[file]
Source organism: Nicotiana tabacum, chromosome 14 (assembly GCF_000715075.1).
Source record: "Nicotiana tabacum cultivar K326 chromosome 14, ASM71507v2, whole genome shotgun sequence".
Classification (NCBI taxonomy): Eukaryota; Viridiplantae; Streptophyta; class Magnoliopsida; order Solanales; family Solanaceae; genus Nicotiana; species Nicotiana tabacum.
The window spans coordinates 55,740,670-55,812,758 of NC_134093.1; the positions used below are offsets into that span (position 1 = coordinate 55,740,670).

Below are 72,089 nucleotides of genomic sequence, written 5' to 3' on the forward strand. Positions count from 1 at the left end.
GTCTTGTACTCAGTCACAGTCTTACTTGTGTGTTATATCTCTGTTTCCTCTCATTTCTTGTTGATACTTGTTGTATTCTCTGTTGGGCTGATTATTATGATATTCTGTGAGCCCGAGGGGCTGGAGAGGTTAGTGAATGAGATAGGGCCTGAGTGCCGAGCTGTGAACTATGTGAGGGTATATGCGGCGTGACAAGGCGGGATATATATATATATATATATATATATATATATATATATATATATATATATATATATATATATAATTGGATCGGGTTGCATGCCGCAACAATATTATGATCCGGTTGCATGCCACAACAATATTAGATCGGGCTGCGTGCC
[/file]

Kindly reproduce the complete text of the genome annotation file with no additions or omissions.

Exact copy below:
Source organism: Nicotiana tabacum, chromosome 14 (assembly GCF_000715075.1).
Source record: "Nicotiana tabacum cultivar K326 chromosome 14, ASM71507v2, whole genome shotgun sequence".
Classification (NCBI taxonomy): Eukaryota; Viridiplantae; Streptophyta; class Magnoliopsida; order Solanales; family Solanaceae; genus Nicotiana; species Nicotiana tabacum.
The window spans coordinates 55,740,670-55,812,758 of NC_134093.1; the positions used below are offsets into that span (position 1 = coordinate 55,740,670).

Below are 72,089 nucleotides of genomic sequence, written 5' to 3' on the forward strand. Positions count from 1 at the left end.
GTCTTGTACTCAGTCACAGTCTTACTTGTGTGTTATATCTCTGTTTCCTCTCATTTCTTGTTGATACTTGTTGTATTCTCTGTTGGGCTGATTATTATGATATTCTGTGAGCCCGAGGGGCTGGAGAGGTTAGTGAATGAGATAGGGCCTGAGTGCCGAGCTGTGAACTATGTGAGGGTATATGCGGCGTGACAAGGCGGGATATATATATATATATATATATATATATATATATATATATATATATATATATATATATATATAATTGGATCGGGTTGCATGCCGCAACAATATTATGATCCGGTTGCATGCCACAACAATATTAGATCGGGCTGCGTGCC